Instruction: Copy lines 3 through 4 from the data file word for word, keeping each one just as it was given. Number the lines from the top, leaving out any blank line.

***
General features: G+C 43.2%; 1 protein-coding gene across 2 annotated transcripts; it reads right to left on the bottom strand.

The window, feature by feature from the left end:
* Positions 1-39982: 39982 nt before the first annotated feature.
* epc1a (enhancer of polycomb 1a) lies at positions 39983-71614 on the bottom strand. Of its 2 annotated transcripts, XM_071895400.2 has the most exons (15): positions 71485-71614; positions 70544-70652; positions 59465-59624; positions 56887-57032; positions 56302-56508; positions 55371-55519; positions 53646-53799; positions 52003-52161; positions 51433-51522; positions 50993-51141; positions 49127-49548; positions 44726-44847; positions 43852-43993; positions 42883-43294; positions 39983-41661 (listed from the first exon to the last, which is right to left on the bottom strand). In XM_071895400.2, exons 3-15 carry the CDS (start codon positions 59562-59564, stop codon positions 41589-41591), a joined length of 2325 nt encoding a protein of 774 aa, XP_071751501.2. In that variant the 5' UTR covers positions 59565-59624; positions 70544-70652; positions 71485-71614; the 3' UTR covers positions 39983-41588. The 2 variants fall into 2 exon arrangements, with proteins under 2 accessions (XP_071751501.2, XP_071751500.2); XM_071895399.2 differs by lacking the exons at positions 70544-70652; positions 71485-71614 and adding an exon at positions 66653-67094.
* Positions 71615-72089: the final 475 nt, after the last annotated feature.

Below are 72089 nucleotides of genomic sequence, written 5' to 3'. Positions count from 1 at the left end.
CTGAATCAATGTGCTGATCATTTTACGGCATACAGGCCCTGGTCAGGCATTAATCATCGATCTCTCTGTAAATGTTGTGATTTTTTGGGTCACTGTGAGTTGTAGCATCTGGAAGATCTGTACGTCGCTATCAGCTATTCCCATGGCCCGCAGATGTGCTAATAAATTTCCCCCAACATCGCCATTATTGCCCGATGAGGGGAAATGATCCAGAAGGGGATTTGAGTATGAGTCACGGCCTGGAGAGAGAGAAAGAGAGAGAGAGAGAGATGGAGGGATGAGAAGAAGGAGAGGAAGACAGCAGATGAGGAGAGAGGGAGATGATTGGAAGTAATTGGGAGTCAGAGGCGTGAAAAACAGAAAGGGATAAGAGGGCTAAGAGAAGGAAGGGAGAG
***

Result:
* Positions 1-39982: 39982 nt before the first annotated feature.
* epc1a (enhancer of polycomb 1a) lies at positions 39983-71614 on the bottom strand. Of its 2 annotated transcripts, XM_071895400.2 has the most exons (15): positions 71485-71614; positions 70544-70652; positions 59465-59624; positions 56887-57032; positions 56302-56508; positions 55371-55519; positions 53646-53799; positions 52003-52161; positions 51433-51522; positions 50993-51141; positions 49127-49548; positions 44726-44847; positions 43852-43993; positions 42883-43294; positions 39983-41661 (listed from the first exon to the last, which is right to left on the bottom strand). In XM_071895400.2, exons 3-15 carry the CDS (start codon positions 59562-59564, stop codon positions 41589-41591), a joined length of 2325 nt encoding a protein of 774 aa, XP_071751501.2. In that variant the 5' UTR covers positions 59565-59624; positions 70544-70652; positions 71485-71614; the 3' UTR covers positions 39983-41588. The 2 variants fall into 2 exon arrangements, with proteins under 2 accessions (XP_071751501.2, XP_071751500.2); XM_071895399.2 differs by lacking the exons at positions 70544-70652; positions 71485-71614 and adding an exon at positions 66653-67094.